The astrophysicist Carl Sagan famously called writing “perhaps the greatest of human inventions, binding together people who never knew each other, citizens of distant epochs.” “Books,” he said, “break the shackles of time.” In that sense, reading “Hagakure: The Secret Wisdom of the Samurai” lets the reader escape into Japan’s feudal past for a chat with a warrior.

Hagakure: The Secret Wisdom of the Samurai, by Yamamoto Tsunetomo Translated by Alexander Bennett.
TUTTLE, Nonfiction.
Rating: ★★★★★

It’s been 138 years since one of the last symbols of samurai power, the wearing of swords, was outlawed, marking the outward dissolution of the caste itself.

Yet the collective memory of centuries of warrior rule feels both distant and fresh. Although the samurai made up only a small segment of the population, their ethos has since been soldered onto the national identity.

Today, Japan’s football team is popularly known as “Samurai Blue,” and images of sword-wielding warriors often appear in advertising and popular culture. Despite those 138 years, the tinge of samurai etiquette, societal structure and philosophy in quotidian Japanese life persists.

The path to a better understanding of this martial facet of the culture invariably passes through a well-known but often misunderstood treatise called “Hagakure” (“Hidden by Leaves”), by Yamamoto Tsunetomo.

Beginning in 1710, Yamamoto, who took the name Jocho after becoming a monk, dictated this fascinating mix of vignettes and philosophy to Tashiro Tsuramoto, his junior clansman. Both men were retainers of the Hizen domain, present-day Saga Prefecture, on the southern island of Kyushu.

Now, working from a copy of the original manuscript made by Tashiro’s contemporary, Kamohara Kohaku, Alexander Bennett has produced a new and exacting English translation. It is the first to contain the complete parts one and two of Hagakure’s 11 books—the only ones believed to have come exclusively from Yamamoto.

Asked about the five-year process of translating from classical Japanese, Bennett jokes that “the way of translating Hagakure is to be found in dying,” a reference to the famous line, “The Way of the warrior is to be found in dying.”

An associate professor at Kansai University, Bennett teaches martial arts and Japanese history. He also holds the kendo teaching rank of Kyoshi 7-dan and wrote the 2013 book “Nihonjin no Shiranai Bushido” (“The Bushido That Japanese Don’t Know”) in Japanese. He called the Hagakure translation process “incredibly complex.”

“The hardest aspect was trying to contextualize the information and read between the lines to try to ascertain at what level of samurai each vignette was directed” he added. “At first it seems chaotic, but there is actually a method to the madness once you get stuck into it.”

The writer Yukio Mishima, who committed seppuku (samurai ritual disembowelment) in 1970 and greatly admired Hagakure, said of Tashiro’s roll in the text, “the sharp sensitivity and editorial skill of the listener, in other words, the transcriber, are extremely significant.” Translation, too, is a kind of transcription, and to that end Bennett has participated in the work by painstakingly shedding light on its darker corners.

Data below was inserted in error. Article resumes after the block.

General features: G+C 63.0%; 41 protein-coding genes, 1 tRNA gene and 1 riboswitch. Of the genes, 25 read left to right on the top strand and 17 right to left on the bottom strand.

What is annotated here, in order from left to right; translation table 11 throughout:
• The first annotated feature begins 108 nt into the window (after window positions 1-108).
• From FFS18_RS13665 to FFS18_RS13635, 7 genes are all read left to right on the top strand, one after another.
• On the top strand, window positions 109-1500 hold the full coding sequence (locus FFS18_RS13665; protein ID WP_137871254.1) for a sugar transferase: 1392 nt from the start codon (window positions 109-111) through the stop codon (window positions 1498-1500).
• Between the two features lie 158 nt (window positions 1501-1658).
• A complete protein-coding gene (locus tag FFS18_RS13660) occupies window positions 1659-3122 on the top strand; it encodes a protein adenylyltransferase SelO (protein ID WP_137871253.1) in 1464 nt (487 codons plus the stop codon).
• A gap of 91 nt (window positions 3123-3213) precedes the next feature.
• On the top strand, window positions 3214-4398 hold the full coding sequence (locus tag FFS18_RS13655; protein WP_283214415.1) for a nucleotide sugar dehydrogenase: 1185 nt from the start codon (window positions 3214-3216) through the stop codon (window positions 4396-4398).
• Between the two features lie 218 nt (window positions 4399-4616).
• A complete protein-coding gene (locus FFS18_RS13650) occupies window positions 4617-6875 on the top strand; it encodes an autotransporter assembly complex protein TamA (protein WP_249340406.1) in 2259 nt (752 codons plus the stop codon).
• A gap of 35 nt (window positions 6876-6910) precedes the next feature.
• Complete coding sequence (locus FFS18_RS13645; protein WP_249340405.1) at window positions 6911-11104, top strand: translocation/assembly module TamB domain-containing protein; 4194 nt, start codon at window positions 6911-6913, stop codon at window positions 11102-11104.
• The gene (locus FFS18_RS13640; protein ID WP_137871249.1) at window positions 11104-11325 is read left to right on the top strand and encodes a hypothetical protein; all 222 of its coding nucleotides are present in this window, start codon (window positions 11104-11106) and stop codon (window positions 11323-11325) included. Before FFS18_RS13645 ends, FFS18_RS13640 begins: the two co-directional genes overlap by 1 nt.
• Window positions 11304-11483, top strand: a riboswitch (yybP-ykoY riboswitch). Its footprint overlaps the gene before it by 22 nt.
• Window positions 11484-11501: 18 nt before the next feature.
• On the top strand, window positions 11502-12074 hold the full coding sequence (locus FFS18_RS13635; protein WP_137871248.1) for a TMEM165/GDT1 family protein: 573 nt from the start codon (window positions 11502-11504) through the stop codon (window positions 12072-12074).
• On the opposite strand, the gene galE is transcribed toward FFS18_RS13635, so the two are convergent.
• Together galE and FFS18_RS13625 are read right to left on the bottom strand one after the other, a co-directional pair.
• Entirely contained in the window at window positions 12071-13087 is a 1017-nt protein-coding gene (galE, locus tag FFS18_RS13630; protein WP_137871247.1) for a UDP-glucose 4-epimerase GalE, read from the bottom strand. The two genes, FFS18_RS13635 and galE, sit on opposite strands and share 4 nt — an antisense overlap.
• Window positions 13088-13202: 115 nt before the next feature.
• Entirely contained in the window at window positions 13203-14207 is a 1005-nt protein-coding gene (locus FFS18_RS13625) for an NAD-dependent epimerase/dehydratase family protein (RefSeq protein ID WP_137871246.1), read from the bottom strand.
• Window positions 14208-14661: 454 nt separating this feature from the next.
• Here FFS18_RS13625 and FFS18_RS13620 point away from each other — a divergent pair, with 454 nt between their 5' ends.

It becomes easy to imagine a rustic hut in the woods, with Tashiro taking dictation as Yamamoto steadily adds detail to his image of the ideal warrior:

“Strength of will aligns your words and deportment with the Way. You will be commended by others as being a true adherent. When inquiring into your own heart there is the last phrase of a poem that goes, ‘How will you reply when your own heart asks questions?’ This is the ultimate teaching for all arts, and it is a fine regulator of one’s behavior.”

Taking the form of maxims, history lessons featuring prominent figures or anecdotes involving everyday folk, such passages have a slow, cumulative magic, gradually sketching in the milieu that shaped this man and his view that fealty and service, even in death, are the defining marks of a warrior’s life.

Another strong point is a scholarly and succinct introduction that grounds the work in historical and social context, equipping the reader with a cultural map of Yamamoto’s world.

Footnotes provide valuable background and add resonance throughout, keeping names and familial relations straight, highlighting pertinent cross-references and generally rendering the work accessible to contemporary readers.

“At first I had a bit of a cynical take on it, to be honest,” said Bennett. “But the deeper in I went, the more intriguing and beautiful it became. It felt almost like a conversation, as though I was interviewing Yamamoto in my mind. Eventually I came to appreciate this very profound piece of the heritage of the human experience.” Hagakure will always remain a challenging work; at times contradictory and violent, it urges us to ponder our mortality in order to live more meaningfully.

Yamamoto is said to have instructed Tashiro to burn his manuscript upon completion — yet in the course of dictation, he also quoted his poetry teacher, the monk Ryozan Osho, who said, “Whatever you write on paper will remain in the world; and so, even if it is just a letter, you should write carefully, imagining that it will be hung on the wall of the recipient’s home.” Such is the magic of books.

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